With few jobs available & poor pay, migrants who have returned from the Gulf are a worried lot
Anish P returned from Oman empty-handed last week on a charity air ticket.
On the day of his arrival, while he was on his way to Erumely in Kottayam from Kannur, his wife did not wait to meet him.
She was travelling to Munnar to rejoin as a nurse in the COVID-19 fight, a contract job.
“She was not willing to go on the same day I was coming. But if she didn’t do so, she wouldn’t even get that temporary job and we would struggle financially,” Anish told The Lede.
Anish was working as a steel fabricator in Oman. Due to COVID-19, the company was forced to stop its operations in March. And when the work was stopped, the salary was not paid. This was in addition to the non-payment of the salary of January and February. And finally, when Anish travelled back in June last week, he had to forget about five months’ salary.
Anish’s monthly salary was around Rs 24,000.
“Even the food was a problem. We had to depend on a charity group. We had to sleep with hunger pangs for a few days. Finally, with the help of a few good people, we returned. But I will go back again,” Anish said.
“There is no use in staying back here. Getting a job is very difficult here in Kerala. And I don’t have any other income sources. Additionally, I have a bank loan of Rs 5 lakh pending too. Two children are studying in school. If I don’t go back, then we won’t be able to live,” Anish added.
Anish knows that the COVID-19 crisis is not likely to end soon. But as the Arab Gulf countries are restarting activities, he is confident that he would be able to get a new job.
“There are no Gulf-returnee rehabilitation plans here in Kerala. Even if we succeed in taking some loans to start some small-scale projects, we will get trapped in red tape-ism. And eventually, we will run into loss and shut down the operations. So, I don’t want to do that. It is safer to return to Gulf and work, even if it is for a smaller salary,” Anish added.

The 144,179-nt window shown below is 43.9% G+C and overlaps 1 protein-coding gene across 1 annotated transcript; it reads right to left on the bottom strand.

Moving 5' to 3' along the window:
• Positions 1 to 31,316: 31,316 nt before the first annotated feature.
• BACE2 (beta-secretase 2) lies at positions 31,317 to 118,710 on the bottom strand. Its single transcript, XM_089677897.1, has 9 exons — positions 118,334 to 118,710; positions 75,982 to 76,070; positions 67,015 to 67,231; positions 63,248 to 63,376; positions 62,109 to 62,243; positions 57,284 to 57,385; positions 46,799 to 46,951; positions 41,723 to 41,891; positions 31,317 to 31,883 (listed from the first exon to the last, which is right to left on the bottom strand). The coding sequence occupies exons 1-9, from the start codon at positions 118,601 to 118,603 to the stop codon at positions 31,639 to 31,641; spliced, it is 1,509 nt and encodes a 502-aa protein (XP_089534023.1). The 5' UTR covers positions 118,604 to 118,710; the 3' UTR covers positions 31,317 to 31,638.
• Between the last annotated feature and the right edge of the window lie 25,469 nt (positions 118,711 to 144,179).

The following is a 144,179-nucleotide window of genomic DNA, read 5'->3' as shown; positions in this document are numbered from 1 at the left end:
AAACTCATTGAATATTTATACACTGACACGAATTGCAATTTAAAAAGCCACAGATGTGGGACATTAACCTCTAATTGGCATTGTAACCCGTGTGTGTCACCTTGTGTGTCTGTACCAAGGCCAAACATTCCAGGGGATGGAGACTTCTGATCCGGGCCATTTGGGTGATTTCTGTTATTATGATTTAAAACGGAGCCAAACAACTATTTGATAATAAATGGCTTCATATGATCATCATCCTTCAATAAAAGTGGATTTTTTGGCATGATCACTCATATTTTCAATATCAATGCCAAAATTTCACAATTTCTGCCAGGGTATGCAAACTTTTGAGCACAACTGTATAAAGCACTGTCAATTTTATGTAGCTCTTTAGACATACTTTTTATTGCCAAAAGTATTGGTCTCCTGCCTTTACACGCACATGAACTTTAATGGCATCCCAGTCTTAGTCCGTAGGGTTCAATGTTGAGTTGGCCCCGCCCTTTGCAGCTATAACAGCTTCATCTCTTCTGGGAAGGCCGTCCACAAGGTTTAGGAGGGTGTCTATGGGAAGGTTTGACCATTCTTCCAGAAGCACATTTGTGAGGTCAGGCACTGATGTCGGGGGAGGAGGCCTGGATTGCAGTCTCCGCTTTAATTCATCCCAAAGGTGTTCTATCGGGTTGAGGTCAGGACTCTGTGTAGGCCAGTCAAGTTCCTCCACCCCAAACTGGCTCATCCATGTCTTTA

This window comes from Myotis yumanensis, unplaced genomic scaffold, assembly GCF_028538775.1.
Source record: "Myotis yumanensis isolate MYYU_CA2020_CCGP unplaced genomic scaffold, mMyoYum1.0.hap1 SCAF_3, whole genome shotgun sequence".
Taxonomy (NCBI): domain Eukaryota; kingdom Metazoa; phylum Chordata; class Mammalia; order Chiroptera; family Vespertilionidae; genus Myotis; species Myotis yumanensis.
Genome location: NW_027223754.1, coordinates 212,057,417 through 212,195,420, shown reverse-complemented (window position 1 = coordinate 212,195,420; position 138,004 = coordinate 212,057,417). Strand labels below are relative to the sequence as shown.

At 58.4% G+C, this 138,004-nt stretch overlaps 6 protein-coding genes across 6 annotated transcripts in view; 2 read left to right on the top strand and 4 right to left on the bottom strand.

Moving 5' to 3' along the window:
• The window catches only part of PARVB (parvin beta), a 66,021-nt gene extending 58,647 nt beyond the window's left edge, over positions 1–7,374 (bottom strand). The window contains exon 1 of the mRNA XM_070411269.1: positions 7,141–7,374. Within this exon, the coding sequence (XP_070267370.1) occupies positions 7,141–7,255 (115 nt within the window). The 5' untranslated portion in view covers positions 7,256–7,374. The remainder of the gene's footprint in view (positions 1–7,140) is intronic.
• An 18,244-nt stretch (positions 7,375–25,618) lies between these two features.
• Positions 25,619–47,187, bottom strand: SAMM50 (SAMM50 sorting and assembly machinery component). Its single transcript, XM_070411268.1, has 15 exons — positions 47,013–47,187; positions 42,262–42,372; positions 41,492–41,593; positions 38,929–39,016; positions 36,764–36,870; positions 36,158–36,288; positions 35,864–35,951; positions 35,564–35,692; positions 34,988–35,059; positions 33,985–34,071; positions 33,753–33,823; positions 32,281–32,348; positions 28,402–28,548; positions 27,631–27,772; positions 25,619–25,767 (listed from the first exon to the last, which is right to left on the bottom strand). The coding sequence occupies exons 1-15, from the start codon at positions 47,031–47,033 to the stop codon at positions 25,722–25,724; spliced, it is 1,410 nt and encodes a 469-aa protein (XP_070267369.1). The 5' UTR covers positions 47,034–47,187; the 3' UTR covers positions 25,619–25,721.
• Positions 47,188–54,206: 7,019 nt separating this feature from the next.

If Anish is planning to return, Nikhil Antony, a mechanical engineer, who returned from Kuwait due to job loss is clueless as to what is next.
Since 2010, Nikhil has been travelling to Arab Gulf countries to work. He had worked in Qatar and UAE. In Qatar, he managed to work for four years. After returning, he migrated to UAE. But in UAE, due to the economic crisis in 2016, he was forced to quit.
“I decided not to migrate. But getting a job with decent pay here was quite difficult. So, I was looking for a job again in the Gulf. I found one in Kuwait and migrated in September 2019,” Nikhil said.
In Kuwait, Nikhil was deployed in a US army base camp for work. For the first two months, he was not paid, as the company claimed that as his work visa has not been issued, he cannot be given a salary. Nikhil agreed reluctantly. And finally, in February, the project got cancelled and Nikhil lost his job.
While Nikhil was looking for a fresh job, Kuwait locked down its borders due to the COVID-19 outbreak.
He got stranded without a job or food. Even shelter was a problem for him. However, finally, with the help of a few good friends, he reached Kerala.
Talking to The Lede from the quarantine centre, he said, he has no idea what to do next.
“My father is an AC mechanic. I would like to join him and start a small business. But I won’t get a loan because we don’t have a deed for our house. So, I am clueless about what is next. I have twin younger sisters. I have to take care of their future too,” Nikhil said.
Due to the COVID-19 pandemic, millions of migrants are losing jobs in the Arab Gulf countries.
The International Labour Organisation (ILO) had said in May that around 50 lakh jobs would be lost in the Middle East itself.
There are 90 lakh Indians, including some 25 lakh Keralites, working in the Middle East.
And on June 30, it had said that there was a 14% dip in global working hours during the second quarter of 2020, equivalent to the loss of 400 million full-time jobs (based on a 48-hour working week).
This is a sharp increase on the previous Monitor’s estimate (issued on May 27), of a 10.7% drop (305 million jobs).
ILO says that the number of working hours lost across the world in the first half of 2020 was significantly worse than previously estimated, while the highly uncertain recovery in the second half of the year will not be enough to go back to pre-pandemic levels, even in the best case scenario, and risks seeing continuing large scale job losses.
Data shared Kerala government’s NORKA, an institution set up for the welfare of Keralites, in May revealed that out of 4.5 lakh who had registered to return from foreign countries, around 60,000 are jobless.
If the number was revealed in May, now, migrant rights activist in Arab Gulf say that we have to wait a little more to see the real numbers.
“Here the number of COVID-19 deaths are increasing. Last week, it was found that some 300 Keralites have died due to COVID-19 in the six Arab Gulf countries itself since March. Job crisis is worsening. So, people are returning in huge numbers. The Gulf is losing its sheen. Those who are continuing here are doing so only because they don’t have any other options for survival back in Kerala,” Lateefh Thechy, a social worker in Saudi Arabia, said.
Yet, when Indians are returning from Arab Gulf and other foreign countries due to job loss, does India or Kerala have a re-integration plan?